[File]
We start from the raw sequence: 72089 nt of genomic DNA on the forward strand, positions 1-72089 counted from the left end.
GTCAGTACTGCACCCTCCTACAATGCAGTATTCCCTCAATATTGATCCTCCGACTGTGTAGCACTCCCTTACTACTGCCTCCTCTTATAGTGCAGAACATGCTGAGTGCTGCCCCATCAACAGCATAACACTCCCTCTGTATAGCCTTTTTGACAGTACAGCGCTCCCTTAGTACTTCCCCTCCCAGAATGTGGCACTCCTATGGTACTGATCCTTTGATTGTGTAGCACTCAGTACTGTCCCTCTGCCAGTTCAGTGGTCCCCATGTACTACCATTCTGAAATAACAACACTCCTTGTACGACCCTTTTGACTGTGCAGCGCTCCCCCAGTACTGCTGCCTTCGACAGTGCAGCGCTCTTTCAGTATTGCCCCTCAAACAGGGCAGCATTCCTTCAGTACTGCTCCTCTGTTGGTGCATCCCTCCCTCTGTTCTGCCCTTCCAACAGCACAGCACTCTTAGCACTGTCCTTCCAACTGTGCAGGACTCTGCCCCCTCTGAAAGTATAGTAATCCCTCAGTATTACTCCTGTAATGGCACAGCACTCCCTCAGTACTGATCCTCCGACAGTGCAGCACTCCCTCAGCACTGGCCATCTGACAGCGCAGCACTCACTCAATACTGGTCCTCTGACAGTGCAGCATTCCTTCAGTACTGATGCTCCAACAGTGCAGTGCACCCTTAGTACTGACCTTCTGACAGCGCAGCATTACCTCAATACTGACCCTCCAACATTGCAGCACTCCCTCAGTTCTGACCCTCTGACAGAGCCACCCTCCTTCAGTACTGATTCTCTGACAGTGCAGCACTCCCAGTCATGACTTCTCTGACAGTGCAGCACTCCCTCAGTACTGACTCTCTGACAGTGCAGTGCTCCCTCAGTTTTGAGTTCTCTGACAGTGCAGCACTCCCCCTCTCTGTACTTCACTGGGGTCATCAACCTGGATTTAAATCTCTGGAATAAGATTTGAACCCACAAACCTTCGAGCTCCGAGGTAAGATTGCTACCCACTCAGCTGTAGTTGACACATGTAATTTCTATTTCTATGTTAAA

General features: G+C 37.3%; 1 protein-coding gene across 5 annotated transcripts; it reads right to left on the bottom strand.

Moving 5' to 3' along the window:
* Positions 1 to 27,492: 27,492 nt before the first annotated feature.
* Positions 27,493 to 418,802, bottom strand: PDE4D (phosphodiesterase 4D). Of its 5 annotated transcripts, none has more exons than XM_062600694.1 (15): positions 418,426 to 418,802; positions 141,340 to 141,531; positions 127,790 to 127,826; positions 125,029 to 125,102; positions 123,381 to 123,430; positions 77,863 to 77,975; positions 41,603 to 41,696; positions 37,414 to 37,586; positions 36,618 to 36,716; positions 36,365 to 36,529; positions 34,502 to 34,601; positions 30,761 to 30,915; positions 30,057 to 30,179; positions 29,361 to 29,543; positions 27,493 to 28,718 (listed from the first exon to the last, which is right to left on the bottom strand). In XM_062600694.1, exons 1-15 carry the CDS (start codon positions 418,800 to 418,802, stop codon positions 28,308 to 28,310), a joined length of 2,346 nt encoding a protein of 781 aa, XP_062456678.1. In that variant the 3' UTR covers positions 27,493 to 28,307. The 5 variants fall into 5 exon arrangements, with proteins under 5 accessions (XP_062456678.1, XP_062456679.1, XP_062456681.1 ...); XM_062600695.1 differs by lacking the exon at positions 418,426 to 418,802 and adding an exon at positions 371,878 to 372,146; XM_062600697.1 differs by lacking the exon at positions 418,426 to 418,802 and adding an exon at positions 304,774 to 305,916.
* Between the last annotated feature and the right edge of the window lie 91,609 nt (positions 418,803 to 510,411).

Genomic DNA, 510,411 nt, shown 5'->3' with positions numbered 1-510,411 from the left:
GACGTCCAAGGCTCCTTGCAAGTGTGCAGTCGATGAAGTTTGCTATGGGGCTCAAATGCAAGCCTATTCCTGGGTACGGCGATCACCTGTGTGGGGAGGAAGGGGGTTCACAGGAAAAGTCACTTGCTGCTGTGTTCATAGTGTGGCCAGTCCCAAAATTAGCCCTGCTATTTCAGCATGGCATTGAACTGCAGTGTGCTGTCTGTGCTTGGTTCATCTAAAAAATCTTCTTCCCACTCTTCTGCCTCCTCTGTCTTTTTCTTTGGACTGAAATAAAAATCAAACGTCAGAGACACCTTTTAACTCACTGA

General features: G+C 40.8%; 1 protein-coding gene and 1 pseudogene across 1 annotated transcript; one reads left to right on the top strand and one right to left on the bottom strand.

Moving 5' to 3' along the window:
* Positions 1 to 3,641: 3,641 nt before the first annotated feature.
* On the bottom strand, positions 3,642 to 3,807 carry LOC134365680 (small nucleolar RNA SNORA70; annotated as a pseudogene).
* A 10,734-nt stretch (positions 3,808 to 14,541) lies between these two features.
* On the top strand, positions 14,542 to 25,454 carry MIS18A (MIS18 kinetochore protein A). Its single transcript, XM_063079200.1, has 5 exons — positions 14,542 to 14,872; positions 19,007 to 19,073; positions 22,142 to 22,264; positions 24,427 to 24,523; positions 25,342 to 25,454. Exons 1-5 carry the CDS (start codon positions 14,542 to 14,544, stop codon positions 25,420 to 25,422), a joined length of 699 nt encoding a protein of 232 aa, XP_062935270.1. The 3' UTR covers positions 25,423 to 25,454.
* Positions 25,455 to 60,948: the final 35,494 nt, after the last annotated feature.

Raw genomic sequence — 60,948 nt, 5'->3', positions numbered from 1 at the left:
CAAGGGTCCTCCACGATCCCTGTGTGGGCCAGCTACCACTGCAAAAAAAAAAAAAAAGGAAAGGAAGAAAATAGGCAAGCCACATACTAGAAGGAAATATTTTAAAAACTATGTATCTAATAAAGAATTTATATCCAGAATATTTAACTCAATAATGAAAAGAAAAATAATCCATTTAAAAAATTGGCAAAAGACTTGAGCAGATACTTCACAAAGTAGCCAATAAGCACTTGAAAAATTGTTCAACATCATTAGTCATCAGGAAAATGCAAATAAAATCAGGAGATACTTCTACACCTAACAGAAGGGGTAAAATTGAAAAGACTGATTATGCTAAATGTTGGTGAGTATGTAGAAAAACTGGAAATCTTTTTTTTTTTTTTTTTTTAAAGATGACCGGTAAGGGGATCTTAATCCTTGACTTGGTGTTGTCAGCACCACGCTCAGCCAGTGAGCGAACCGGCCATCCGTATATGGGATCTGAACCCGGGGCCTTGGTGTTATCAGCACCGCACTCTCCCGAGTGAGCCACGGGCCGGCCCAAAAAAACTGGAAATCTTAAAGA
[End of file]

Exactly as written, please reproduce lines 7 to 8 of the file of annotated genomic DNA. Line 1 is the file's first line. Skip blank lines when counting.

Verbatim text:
* Between the last annotated feature and the right edge of the window lie 91,609 nt (positions 418,803 to 510,411).

Genomic DNA, 510,411 nt, shown 5'->3' with positions numbered 1-510,411 from the left: